Screenwriter Mickey Rose, 77

Mickey Rose and Woody Allen on location in San Fransisco for TAKE THE MONEY AND RUNScreenwriter Mickey Rose, a childhood friend of Woody Allen’s who collaborated with the comic on some of his early films, died Sunday, April 7, in Beverly Hills. He was 77.

Rose and Allen met at Midwood High School in Brooklyn, becoming friends over a shared love of jazz, baseball and movies and they would frequently skip school to head to a Dodgers game or into Manhattan to see a film. They both enrolled in New York University and while Allen flunked out, Rose earned a Bachelor’s Degree in film.

Rose first worked professionally with Allan on the comedy What’s Up Tiger Lily?, where the pair, along with a small number of other writers, redubbed the Japanese spy movie Kizino Kizi into a ridiculous story about secret agents scrambling to find a classified egg salad recipe.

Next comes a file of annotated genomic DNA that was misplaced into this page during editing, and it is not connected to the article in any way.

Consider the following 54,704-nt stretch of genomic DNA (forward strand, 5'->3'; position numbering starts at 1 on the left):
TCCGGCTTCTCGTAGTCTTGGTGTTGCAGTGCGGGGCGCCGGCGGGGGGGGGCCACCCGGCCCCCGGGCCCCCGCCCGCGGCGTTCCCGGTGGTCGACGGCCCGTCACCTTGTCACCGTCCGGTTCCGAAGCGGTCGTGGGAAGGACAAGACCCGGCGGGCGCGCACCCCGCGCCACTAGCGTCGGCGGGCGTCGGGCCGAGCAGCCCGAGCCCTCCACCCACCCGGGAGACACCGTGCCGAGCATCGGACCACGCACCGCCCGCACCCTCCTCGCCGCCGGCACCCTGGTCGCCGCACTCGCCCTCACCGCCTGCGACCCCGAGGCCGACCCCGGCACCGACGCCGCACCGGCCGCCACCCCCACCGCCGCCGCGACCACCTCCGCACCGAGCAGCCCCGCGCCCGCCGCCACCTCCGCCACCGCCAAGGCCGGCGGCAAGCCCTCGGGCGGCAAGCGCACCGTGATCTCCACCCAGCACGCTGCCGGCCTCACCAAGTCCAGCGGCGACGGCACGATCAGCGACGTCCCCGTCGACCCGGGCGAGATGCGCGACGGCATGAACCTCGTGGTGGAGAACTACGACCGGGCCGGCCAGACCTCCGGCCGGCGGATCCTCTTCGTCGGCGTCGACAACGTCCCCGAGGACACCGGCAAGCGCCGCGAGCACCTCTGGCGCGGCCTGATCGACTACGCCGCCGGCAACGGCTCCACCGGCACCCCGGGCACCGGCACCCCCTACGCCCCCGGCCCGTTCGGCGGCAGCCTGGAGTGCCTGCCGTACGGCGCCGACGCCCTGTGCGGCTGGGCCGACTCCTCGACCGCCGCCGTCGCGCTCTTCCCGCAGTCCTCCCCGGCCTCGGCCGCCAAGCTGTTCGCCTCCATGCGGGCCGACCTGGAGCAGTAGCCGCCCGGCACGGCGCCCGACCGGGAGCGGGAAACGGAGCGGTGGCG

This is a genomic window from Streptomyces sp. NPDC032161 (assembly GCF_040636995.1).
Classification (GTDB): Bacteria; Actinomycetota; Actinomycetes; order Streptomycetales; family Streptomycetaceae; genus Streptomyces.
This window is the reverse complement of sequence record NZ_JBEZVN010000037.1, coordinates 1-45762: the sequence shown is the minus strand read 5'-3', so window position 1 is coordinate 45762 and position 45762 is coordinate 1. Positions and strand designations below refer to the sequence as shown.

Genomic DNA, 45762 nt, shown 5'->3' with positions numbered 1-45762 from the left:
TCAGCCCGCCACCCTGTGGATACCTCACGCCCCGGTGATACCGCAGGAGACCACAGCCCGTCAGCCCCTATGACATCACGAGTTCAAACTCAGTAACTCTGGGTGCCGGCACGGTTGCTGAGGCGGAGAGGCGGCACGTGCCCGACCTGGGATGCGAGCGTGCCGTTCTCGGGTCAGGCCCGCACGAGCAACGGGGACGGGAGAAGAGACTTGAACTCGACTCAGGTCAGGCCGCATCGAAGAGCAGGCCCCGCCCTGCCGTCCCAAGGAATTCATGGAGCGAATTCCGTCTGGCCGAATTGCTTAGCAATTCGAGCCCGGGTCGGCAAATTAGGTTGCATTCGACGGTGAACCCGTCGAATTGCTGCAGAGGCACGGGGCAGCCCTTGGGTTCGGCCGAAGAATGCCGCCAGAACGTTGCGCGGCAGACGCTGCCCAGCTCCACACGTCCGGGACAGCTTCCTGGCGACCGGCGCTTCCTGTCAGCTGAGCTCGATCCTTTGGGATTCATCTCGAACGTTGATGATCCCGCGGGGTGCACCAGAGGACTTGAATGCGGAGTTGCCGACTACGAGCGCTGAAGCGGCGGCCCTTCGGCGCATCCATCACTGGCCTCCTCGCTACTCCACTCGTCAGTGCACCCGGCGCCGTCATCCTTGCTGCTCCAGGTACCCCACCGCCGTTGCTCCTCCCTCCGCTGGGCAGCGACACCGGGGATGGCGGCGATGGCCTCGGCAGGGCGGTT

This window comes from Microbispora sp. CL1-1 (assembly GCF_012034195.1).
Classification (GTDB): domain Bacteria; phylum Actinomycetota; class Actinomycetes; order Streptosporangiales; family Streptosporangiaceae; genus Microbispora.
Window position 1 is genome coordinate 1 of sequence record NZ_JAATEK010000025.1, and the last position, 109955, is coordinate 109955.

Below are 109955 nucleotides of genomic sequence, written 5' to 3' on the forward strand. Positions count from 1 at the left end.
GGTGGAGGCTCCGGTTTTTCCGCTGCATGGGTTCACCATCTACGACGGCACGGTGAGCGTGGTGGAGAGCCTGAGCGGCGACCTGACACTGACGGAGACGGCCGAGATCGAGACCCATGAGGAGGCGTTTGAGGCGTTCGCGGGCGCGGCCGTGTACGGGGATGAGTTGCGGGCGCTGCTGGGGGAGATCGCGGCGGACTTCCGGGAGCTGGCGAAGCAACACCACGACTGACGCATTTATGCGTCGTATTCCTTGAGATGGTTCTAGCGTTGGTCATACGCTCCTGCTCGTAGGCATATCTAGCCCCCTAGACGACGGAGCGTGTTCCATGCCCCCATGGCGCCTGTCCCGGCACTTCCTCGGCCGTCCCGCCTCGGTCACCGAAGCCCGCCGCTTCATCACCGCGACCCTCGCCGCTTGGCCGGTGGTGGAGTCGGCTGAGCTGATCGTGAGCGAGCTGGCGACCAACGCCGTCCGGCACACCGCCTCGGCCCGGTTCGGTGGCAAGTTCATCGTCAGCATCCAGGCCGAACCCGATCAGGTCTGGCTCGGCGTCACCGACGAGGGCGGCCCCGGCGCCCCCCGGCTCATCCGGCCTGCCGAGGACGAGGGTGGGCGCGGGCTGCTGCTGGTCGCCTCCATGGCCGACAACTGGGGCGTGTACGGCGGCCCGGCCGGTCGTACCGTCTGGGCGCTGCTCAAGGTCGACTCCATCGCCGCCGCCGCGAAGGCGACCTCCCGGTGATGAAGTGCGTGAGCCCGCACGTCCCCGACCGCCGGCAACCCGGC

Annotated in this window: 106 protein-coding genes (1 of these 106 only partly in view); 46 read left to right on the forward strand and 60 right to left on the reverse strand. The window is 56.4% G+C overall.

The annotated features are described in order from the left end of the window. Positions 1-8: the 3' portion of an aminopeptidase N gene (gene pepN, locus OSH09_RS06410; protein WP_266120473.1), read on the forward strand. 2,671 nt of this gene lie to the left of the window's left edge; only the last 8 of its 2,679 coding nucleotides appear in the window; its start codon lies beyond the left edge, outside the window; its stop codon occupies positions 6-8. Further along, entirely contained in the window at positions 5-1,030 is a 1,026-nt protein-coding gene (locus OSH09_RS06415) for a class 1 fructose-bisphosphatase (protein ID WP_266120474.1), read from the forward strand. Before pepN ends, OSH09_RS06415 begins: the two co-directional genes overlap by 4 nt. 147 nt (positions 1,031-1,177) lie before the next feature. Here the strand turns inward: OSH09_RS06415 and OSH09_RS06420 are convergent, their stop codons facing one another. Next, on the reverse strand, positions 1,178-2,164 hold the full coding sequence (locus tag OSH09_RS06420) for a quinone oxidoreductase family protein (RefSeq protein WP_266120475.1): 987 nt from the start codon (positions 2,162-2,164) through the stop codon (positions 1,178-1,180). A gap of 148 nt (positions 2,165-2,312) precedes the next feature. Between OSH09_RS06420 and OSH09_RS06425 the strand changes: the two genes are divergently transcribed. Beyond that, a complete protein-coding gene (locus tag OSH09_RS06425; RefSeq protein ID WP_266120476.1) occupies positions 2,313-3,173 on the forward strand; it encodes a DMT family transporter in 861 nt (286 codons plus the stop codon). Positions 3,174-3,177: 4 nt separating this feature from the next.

Following Tiger Lily, the Rose and Allen wrote what would become Allan’s directorial debut, Take The Money And Run. The two completed the script to the mockumentary about an inept bank robber who rises to the top of the FBI’s Most Wanted list in just three weeks while sequestered in a room at the Plaza Hotel. Rose was also on location in San Fransisco, helping to add gags during production.

The duo followed up Take The Money And Run with the story of a New Yorker who inadvertently becomes leader of a revolution in a Latin American country, Bananas. The film had its roots in an aborted adaptation of Richard Powell’s comic novel Don Quixote, USA for director Robert Morse that the two had worked on.

Rose’s and Allen’s partnership ended in 1970, when the writer headed to Los Angeles to work in television. He contributed scripts and material to such shows as All in the Family and Love American Style. He also wrote the comedy film I Wonder Who’s Klling Her Now? and did some uncredited script work on Disney’s Condorman.

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About Rich Drees 7219 Articles
A film fan since he first saw that Rebel Blockade Runner fleeing the massive Imperial Star Destroyer at the tender age of 8 and a veteran freelance journalist with twenty-five years experience writing about film and pop culture. He is a member of the Philadelphia Film Critics Circle.
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